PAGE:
CSU invests in bringing biopharmaceuticals to the marketplace

Christina Dennison

Converting an idea for a drug into a prescription is a complex process.

Since 2006, faculty and staff working at the Biopharmaceutical Manufacturing & Academic Resource Center, known as BioMARC at Colorado State University have been helping developers and scientists bring their ideas to the marketplace.


“BioMarc is a one-of-a-kind, BSL3 FDA-approved manufacturing facility that provides translational research and development of desperately needed medical countermeasures for biosecurity and biodefense,” wrote Alan Rudolph, who is vice president for research at CSU, in an email to the Collegian.

BioMARC specializes in products, called biopharmaceuticals, derived from biological sources that require careful handling and safety procedures. Some of these high-containment products are vaccines for infectious diseases, such as Ebola and HIV.

CSU is very unique in its investment in biopharmaceuticals, in the expertise on campus and in the recognition BioMARC has within the field, according to Dennis Pierro, director of BioMARC.

“They have been extremely successful at providing strategic biopharmaceutical manufacturing capabilities to a variety of product developers, such as private companies and government sponsors, and have developed a name for themselves and CSU in high biocontainment manufacturing,” wrote Dr. Rick Lyons, director of the Infectious Disease Research Center, in an email to the Collegian.

Pierro explained that companies, labs and developers come to BioMARC seeking development and manufacturing help for a vaccine or other biopharmaceutical. People often have a product that shows potential at the lab/research level for eventual use in human medicine, but are uncertain about how to get their product from the lab to the market.

“We fill the gap between somebody saying, ‘I already have a great idea, I’ve already built portions of it and I already have preliminary data that this is probably a lead candidate, but I don’t know how to move it to being ready for use in human clinical trials,’” Pierro said. “A lot of people get to that point, and the difficulty is finding teams like BioMARC who can get (the product) going to the next level.”

Pierro said the process of developing and manufacturing a biopharmaceutical for human use is complex. When BioMARC receives a contract to work on a product, they thoroughly review the preliminary research to determine if it is safe and will meet the Federal Drug Administration’s regulatory guidelines. Sometimes people come with a drug containing a chemical unsafe for humans and, therefore, can never be used on humans.

“We need to be very careful upfront about what type of products we want to put forward in a product development program, because if it will never get approved from a FDA regulatory perspective, then we shouldn’t do that type of development,” Pierro said.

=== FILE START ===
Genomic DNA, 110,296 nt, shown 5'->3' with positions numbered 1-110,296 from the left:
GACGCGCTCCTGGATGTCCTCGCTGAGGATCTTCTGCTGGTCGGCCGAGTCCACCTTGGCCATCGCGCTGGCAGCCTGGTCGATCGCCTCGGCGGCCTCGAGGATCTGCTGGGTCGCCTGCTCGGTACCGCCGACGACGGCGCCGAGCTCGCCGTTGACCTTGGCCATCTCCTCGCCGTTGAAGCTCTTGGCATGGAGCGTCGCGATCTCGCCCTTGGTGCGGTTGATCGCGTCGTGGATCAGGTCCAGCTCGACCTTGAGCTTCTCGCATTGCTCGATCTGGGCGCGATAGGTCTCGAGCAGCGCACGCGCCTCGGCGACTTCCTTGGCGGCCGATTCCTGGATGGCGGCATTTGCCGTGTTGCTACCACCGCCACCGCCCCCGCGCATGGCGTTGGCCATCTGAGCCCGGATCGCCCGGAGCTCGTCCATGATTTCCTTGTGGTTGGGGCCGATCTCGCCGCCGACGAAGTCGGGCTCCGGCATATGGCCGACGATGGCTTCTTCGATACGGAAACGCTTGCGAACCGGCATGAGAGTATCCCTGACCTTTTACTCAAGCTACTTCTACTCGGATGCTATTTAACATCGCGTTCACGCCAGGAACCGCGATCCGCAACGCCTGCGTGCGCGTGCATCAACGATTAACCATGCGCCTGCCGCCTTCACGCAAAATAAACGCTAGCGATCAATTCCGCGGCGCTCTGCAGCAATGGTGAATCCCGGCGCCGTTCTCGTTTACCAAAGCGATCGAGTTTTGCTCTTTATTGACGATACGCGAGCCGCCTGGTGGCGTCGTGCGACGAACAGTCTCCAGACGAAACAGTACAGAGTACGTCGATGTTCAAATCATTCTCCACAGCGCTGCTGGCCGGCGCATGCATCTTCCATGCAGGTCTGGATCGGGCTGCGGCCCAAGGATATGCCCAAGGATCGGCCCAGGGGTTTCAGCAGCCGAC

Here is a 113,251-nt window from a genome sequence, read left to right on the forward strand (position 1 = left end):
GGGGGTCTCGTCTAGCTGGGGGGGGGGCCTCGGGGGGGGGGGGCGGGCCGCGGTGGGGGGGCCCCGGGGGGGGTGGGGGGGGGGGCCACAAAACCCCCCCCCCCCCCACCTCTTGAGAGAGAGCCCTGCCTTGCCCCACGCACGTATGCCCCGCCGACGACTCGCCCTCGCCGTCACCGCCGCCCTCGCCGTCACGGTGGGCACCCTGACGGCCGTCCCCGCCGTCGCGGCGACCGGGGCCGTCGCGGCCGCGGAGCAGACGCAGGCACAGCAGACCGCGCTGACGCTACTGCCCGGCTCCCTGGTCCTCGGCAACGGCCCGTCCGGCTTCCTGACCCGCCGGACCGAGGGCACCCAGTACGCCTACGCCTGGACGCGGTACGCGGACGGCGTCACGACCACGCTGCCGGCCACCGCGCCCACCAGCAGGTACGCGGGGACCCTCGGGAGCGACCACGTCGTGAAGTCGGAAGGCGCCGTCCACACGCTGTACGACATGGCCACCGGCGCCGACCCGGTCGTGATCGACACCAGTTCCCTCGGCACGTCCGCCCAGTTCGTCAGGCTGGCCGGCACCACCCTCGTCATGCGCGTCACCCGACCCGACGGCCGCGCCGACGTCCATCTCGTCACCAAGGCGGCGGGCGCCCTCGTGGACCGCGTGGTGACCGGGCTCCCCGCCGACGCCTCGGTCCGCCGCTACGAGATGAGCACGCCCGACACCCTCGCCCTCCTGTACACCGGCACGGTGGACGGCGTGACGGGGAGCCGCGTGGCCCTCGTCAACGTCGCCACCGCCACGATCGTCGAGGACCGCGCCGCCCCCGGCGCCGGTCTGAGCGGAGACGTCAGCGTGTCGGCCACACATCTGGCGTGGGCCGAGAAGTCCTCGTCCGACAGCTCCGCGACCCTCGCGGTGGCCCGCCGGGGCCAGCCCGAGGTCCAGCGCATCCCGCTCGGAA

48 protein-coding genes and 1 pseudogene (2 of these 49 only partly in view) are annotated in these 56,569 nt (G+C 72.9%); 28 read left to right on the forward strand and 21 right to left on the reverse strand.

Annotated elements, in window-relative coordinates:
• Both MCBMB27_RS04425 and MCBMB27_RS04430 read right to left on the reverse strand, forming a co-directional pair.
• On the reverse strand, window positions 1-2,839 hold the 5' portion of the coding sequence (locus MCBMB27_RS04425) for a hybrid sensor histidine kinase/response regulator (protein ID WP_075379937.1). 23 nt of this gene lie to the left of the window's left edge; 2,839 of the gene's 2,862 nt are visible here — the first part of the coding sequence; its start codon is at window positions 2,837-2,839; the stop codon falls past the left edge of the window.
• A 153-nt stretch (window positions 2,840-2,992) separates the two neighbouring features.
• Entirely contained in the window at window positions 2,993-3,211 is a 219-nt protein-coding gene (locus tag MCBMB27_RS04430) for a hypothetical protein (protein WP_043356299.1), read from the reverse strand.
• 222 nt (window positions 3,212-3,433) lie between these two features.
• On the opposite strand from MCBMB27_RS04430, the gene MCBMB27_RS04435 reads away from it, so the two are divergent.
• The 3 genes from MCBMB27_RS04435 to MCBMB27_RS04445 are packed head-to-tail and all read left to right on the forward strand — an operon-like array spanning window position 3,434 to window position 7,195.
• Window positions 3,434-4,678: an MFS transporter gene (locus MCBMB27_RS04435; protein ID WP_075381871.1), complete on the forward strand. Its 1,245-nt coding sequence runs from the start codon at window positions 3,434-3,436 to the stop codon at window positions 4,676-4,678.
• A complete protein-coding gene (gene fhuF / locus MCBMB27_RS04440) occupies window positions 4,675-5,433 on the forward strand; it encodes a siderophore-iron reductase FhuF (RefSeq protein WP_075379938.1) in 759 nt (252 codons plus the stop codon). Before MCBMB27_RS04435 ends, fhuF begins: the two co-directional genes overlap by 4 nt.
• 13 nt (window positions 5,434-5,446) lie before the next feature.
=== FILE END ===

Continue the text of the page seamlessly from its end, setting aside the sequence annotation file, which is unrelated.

Following the initial review, the team at BioMARC performs a series of increasingly regulated runs to ensure the materials and process are correct for making a particular product, and that everyone is properly trained. According to Pierro, risk is assessed throughout this process. He said they think about potential problems and how to solve them, so they can avoid doing an experiment twice.

“I think when people take drugs, they don’t fully realize that there are a tremendous amount of professionals in the U.S. (working on development and manufacturing),” Pierro said.


According to Lyons, BioMARC has trained a number of individuals, including CSU students, in the field of biopharmaceuticals manufacturing that have added to the workforce of Northern Colorado.

Pierro explained that students receive valuable hands-on, supervised training and experience while employed at BioMARC. Students leave the facility with a knowledge of working in a functioning pharmaceutical community and working in a regulated environment.

Pierro received his Ph.D. at CSU, and then worked in regulatory affairs at the National Institutes of Health in infectious diseases supporting development and manufacturing clinical trials. He said this experience was very beneficial to understanding the process of drug development and manufacturing. According to Pierro, he has always had an interest in the functional side of research and about how to actually get a product out there for people.

“Our goal is to manufacture a product, so that a doctor can pull it out of an inventory and give it to humans,” Pierro said. “We have to think all the way to that end.”

Collegian Science Beat Reporter Christina Dennison can be reached at news@collegian.com or on Twitter @csdennison.